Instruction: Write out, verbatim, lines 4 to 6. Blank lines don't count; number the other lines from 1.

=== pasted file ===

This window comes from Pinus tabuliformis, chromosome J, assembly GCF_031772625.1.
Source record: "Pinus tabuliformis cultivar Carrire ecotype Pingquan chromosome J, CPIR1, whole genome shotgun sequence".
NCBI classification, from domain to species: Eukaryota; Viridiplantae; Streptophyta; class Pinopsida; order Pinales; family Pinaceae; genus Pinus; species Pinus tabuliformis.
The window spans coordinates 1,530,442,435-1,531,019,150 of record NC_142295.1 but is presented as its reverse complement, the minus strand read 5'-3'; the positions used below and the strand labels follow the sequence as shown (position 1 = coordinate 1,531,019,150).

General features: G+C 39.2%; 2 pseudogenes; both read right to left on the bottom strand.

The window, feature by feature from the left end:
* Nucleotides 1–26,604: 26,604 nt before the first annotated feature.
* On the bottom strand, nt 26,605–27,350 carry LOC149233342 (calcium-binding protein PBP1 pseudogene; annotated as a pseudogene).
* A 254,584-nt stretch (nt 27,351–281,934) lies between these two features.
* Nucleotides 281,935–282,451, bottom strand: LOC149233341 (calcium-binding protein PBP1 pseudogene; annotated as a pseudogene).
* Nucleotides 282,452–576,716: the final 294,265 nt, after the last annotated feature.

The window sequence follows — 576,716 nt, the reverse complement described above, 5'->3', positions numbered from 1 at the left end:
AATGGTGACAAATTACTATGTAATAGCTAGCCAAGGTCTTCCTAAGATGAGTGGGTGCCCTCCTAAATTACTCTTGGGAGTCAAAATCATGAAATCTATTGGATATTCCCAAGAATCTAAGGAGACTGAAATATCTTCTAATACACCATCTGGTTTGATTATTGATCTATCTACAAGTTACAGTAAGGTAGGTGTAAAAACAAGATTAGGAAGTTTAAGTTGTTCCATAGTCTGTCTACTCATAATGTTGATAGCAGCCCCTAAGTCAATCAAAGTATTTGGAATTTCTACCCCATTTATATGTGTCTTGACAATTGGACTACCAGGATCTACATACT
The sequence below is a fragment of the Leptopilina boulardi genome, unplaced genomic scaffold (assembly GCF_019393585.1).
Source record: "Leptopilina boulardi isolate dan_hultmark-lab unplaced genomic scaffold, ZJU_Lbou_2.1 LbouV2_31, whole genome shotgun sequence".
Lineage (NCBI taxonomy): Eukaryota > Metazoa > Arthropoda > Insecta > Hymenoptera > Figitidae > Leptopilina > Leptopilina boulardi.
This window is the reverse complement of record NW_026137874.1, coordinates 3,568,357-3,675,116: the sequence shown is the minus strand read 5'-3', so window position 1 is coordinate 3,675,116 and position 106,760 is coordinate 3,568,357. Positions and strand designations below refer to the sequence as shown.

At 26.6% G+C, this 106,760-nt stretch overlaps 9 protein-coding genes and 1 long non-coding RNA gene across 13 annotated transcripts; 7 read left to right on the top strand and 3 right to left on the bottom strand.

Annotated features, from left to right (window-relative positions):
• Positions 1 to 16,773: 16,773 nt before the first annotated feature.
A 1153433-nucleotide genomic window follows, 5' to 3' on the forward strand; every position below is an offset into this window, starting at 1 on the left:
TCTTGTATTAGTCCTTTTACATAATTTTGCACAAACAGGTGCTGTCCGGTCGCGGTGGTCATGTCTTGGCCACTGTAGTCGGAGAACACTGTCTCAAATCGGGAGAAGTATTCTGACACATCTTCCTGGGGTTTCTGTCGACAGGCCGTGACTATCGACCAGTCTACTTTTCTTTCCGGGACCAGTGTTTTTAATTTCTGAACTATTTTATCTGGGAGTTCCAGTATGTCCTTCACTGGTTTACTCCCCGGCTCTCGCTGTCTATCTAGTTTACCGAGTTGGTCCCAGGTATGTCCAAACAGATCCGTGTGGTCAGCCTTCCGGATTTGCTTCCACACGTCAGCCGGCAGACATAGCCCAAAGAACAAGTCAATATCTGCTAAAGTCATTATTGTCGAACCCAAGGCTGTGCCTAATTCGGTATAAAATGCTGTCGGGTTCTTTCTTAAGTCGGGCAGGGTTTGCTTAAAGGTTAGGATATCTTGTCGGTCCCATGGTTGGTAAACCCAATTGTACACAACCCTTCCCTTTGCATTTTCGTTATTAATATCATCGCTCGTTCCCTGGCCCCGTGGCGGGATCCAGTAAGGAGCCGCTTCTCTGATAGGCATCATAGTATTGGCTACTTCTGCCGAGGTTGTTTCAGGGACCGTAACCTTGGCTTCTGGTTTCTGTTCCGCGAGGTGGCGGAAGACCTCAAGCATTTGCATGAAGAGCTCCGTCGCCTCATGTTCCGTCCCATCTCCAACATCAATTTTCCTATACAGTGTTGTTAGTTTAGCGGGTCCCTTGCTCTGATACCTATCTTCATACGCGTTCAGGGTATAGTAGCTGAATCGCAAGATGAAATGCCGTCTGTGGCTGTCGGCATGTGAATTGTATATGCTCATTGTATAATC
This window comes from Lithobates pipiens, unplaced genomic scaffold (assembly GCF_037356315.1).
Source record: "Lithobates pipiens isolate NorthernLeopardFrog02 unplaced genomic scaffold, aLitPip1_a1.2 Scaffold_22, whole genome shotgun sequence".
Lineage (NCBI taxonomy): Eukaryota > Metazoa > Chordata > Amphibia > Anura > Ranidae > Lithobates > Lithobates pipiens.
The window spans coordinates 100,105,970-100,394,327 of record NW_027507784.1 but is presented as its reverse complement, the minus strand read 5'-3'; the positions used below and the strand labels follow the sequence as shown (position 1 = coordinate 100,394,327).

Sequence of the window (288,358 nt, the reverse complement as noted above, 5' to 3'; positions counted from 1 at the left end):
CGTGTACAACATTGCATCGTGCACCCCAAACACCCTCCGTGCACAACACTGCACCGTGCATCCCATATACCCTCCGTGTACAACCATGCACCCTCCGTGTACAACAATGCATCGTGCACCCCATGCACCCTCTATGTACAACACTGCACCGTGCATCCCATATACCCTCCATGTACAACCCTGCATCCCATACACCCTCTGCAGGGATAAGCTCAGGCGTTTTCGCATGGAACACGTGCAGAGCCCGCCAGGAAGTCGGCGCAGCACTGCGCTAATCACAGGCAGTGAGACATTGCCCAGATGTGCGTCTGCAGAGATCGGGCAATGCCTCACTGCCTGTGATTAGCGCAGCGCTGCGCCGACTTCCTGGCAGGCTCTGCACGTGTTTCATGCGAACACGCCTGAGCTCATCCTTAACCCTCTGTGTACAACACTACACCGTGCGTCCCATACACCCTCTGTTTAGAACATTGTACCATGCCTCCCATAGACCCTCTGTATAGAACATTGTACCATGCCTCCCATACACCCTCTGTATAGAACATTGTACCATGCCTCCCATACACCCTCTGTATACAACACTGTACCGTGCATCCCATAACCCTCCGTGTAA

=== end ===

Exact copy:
The window spans coordinates 1,530,442,435-1,531,019,150 of record NC_142295.1 but is presented as its reverse complement, the minus strand read 5'-3'; the positions used below and the strand labels follow the sequence as shown (position 1 = coordinate 1,531,019,150).

General features: G+C 39.2%; 2 pseudogenes; both read right to left on the bottom strand.

The window, feature by feature from the left end: